Somewhat under the radar (I hate to start with a cliché, but the days may be numbered for radar)... FAA’s NextGen air-traffic control modernization is progressing. Despite all that has transpired in the last year in aviation and beyond, the deployment of the ground infrastructure for Automatic Dependent Surveillance-Broadcast (ADS-B), one of the supporting legs of NextGen, continues apace.
You may recall a recent interview I conducted with John Kefaliotis of ITT Corp., the company chosen by FAA in August 2007 to build the ADS-B ground infrastructure ( Avionics, January 2009, p. 10). Kefaliotis described the first year of the contract as "fast-paced," culminating last August with a declaration of initial operating capability for 11 ADS-B radio sites in southern Florida. In November, FAA commissioned those sites as "in-service" for broadcasting "essential" traffic and weather information to pilots — the green light for national deployment.
More recently, I had the opportunity to speak with principals of Thales North America Air Traffic Management (ATM), a key member of the ITT industry team assembled for the ADS-B contract. Thales is supplying the dual-link 1090 MHz and Universal Access Transceiver (UAT) radios for the planned 794 ground stations, most of which will be equipped with two radios. Following the November commissioning decision by FAA, the company received an order from ITT for 333 more radios, worth $13.6 million.
Thales ATM executives were in Washington, D.C., in late January for what was described as an internal, global kick-off meeting for 2009. At the conclusion of that event, we met around a table in a deserted banquet room at the Hotel Monaco downtown.
Planes may be putting down in the Hudson River due to bird strikes, but the ADS-B ground infrastructure deployment is moving forward at speed, the Thales contingent told me, echoing Kefaliotis’s earlier assessment.
"It’s going ahead. The team has been hitting every milestone on time with the FAA," said Paul Kahn, managing director of Thales’s navigation and airport solutions business. "The three key partners — ITT, Thales and [network provider] AT&T have been working well together. You’ve got Thales radios installed at AT&T sites under ITT’s leadership, which the FAA has accepted into service in southern Florida."
Having commissioned a network of ADS-B radio sites providing "essential" services, the industry team is moving now to provide the "critical" services called for in the FAA contract. Critical services involve the presentation of ADS-B targets on controller displays and ADS-R — for "rebroadcast" — or translation of signals from large aircraft equipped with 1090 MHz transponders to smaller, UAT-equipped aircraft, and vice versa, through the ground stations.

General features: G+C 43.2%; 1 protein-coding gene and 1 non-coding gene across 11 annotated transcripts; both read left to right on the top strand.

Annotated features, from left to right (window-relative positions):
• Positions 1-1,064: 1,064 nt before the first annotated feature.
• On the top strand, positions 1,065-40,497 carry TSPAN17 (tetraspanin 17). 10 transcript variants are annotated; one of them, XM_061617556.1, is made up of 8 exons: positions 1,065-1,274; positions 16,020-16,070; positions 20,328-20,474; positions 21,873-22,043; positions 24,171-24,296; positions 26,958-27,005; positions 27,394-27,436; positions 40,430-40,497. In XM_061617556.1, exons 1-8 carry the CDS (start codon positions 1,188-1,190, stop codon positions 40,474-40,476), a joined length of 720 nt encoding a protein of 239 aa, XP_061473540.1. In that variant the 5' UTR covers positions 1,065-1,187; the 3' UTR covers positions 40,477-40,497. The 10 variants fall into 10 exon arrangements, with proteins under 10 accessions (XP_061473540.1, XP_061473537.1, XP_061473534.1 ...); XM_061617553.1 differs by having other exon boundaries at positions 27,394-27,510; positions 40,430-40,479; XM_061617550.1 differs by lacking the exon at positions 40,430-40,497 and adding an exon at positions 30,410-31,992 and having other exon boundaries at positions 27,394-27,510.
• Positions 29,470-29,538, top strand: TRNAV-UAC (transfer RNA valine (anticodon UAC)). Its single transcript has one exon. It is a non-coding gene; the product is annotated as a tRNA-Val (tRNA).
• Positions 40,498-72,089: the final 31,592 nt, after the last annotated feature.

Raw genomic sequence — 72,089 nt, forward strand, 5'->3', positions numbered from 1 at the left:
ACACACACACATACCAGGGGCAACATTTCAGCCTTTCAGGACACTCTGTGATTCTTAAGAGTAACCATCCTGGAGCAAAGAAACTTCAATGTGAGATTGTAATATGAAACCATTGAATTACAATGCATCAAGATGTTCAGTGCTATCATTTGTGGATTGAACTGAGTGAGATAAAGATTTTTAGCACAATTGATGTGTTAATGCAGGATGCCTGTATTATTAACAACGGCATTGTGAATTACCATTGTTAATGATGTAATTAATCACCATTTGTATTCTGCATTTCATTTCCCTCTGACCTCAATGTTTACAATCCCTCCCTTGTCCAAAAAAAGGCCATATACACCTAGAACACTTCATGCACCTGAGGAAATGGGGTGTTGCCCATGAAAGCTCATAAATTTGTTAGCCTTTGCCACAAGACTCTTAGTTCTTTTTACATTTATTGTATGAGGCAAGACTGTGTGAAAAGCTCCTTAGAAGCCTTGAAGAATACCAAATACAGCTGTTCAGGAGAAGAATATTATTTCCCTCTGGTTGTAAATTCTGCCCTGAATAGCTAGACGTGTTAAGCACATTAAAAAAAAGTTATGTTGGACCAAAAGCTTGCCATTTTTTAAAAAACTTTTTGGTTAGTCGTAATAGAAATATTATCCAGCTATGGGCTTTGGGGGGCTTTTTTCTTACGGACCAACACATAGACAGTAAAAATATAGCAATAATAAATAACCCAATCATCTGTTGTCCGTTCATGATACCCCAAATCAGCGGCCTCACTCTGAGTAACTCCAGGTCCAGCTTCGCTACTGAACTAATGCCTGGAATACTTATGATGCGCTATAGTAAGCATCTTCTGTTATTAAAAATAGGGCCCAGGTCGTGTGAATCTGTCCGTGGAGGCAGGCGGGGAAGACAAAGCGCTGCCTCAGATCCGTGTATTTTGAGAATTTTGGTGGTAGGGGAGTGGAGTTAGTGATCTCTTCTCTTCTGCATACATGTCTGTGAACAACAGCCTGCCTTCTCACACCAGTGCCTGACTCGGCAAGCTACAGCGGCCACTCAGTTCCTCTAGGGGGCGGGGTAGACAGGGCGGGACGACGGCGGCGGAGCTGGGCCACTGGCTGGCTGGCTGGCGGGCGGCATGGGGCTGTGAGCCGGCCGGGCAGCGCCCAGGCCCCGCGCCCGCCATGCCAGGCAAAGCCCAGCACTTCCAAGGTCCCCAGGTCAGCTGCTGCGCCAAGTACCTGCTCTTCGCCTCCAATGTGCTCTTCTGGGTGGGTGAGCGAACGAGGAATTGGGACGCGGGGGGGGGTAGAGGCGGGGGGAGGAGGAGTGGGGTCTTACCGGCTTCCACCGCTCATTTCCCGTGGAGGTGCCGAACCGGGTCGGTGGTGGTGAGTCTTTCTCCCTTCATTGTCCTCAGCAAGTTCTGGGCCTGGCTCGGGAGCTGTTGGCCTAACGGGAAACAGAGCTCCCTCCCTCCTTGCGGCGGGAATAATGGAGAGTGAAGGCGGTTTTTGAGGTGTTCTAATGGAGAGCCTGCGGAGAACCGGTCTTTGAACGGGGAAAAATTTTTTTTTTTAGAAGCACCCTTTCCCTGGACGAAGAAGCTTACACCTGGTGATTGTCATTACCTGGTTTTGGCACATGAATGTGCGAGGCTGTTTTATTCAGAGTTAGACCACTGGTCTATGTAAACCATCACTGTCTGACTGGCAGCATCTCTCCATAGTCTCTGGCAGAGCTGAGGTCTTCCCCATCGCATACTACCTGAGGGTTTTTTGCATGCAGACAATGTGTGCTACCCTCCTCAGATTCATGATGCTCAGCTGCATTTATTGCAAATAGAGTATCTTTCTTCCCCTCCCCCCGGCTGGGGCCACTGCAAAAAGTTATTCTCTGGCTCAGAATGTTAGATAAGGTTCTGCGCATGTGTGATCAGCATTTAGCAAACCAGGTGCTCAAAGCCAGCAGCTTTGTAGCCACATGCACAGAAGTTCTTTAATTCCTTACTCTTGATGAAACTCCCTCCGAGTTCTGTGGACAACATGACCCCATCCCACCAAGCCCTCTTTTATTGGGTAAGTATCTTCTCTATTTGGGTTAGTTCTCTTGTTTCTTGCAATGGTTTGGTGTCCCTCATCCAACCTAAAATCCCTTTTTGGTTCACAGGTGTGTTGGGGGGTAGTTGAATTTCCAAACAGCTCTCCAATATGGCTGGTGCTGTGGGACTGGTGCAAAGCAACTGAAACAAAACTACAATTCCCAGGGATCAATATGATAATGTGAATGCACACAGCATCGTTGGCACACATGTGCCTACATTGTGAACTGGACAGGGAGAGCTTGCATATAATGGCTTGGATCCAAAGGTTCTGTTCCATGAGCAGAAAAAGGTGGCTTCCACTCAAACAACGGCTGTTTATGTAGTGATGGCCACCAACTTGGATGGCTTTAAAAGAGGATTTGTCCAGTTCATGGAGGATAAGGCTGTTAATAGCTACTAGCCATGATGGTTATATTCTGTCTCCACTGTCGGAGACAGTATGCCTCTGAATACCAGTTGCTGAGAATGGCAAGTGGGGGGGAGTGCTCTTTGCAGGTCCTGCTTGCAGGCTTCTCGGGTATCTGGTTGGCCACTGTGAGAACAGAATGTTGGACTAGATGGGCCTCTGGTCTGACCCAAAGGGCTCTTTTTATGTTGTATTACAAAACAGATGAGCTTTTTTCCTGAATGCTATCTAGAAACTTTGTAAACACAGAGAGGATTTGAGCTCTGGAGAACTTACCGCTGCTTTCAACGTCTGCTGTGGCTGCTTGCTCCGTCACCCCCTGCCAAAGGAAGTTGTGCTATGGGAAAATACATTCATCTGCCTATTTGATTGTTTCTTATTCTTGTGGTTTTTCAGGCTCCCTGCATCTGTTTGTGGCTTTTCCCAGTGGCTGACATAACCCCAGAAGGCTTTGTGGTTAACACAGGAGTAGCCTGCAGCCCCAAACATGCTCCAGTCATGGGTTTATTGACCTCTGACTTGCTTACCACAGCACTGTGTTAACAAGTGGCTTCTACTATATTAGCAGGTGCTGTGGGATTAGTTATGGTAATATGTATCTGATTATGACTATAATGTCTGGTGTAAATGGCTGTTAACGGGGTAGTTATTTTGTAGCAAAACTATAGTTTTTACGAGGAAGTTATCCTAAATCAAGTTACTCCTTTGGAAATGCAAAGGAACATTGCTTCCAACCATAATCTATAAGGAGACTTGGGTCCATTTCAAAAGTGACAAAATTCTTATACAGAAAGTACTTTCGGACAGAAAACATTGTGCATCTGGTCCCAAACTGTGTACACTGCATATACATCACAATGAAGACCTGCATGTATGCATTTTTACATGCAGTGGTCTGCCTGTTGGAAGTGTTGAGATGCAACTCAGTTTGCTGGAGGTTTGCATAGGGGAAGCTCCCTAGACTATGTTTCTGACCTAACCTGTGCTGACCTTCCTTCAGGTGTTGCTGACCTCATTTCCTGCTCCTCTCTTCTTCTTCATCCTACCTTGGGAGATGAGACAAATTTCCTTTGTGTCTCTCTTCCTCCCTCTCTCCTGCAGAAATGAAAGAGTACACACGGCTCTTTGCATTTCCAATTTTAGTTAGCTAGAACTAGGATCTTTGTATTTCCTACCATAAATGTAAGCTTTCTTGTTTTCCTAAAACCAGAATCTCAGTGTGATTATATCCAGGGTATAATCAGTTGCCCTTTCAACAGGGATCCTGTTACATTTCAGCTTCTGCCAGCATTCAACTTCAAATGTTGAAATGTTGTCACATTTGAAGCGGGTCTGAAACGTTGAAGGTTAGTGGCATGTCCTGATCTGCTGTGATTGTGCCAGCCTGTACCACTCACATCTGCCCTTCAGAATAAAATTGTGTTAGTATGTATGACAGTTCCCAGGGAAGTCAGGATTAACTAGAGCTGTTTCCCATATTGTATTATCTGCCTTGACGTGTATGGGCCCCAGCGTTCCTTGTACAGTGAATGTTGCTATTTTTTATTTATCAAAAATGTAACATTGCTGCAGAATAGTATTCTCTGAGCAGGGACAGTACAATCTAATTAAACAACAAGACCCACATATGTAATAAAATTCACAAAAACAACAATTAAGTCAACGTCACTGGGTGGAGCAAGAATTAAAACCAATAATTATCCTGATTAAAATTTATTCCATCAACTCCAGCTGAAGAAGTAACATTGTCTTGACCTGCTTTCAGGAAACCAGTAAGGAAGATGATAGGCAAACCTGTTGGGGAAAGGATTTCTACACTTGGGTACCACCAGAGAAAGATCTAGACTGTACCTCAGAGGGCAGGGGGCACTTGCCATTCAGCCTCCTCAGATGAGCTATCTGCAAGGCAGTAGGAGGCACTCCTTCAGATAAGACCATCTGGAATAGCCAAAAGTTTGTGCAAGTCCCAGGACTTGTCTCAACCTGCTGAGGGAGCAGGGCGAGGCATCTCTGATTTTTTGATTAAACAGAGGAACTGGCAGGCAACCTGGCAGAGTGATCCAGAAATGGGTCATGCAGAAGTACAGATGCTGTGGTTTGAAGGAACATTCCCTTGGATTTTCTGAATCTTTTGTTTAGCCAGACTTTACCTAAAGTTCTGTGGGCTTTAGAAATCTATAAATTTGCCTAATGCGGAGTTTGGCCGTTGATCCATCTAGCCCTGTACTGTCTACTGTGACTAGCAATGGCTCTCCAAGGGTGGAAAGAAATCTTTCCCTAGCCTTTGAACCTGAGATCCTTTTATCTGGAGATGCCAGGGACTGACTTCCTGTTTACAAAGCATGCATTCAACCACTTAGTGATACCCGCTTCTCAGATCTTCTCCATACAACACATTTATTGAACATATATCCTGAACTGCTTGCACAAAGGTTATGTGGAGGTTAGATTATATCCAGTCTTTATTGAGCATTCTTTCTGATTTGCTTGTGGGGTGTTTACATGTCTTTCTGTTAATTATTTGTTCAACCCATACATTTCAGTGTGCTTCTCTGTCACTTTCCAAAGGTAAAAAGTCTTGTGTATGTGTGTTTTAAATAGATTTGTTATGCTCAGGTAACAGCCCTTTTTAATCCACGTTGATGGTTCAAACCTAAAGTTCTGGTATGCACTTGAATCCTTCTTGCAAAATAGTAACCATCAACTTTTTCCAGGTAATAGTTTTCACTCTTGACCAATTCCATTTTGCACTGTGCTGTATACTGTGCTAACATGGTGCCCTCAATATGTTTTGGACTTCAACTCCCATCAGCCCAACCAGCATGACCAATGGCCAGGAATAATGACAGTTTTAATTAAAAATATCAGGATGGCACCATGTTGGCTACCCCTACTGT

"It was designed in the architecture of the radios from the beginning, and we’re in the process of doing a design [qualification] with ITT to include that additional functionality," said Wayne Dohlman, president and CEO of Thales ATM in the United States. Once demonstrated in the lab, ADS-R will go through site and service acceptance testing in the field.
Much of the credit for advancing ADS-B, of course, resides with FAA. The oft-maligned agency solicited and evaluated technical proposals, awarded a contract and commissioned the first radio sites in the absence of reauthorization legislation that would have provided long-term funding clarity, and under interim leadership since Marion Blakey’s term as administrator expired in September 2007. Blakey oversaw a fundamental restructuring of FAA that created the Air Traffic Organization (ATO), which is leading the NextGen effort. In January, after 14 years, FAA’s air-traffic control system modernization was dropped from the "High-Risk List" of troubled government programs compiled by the Government Accountability Office.
This January also saw the quiet departure of Robert A. "Bobby" Sturgell, who announced the ADS-B contract award as acting FAA administrator. Nominated by President George W. Bush to succeed Blakey, Sturgell — a former airline pilot, naval aviator and right-hand man to Blakey going back to her tenure at the National Transportation Safety Board — never won confirmation from a U.S. Senate controlled by Democrats. That’s life in the nation’s capital.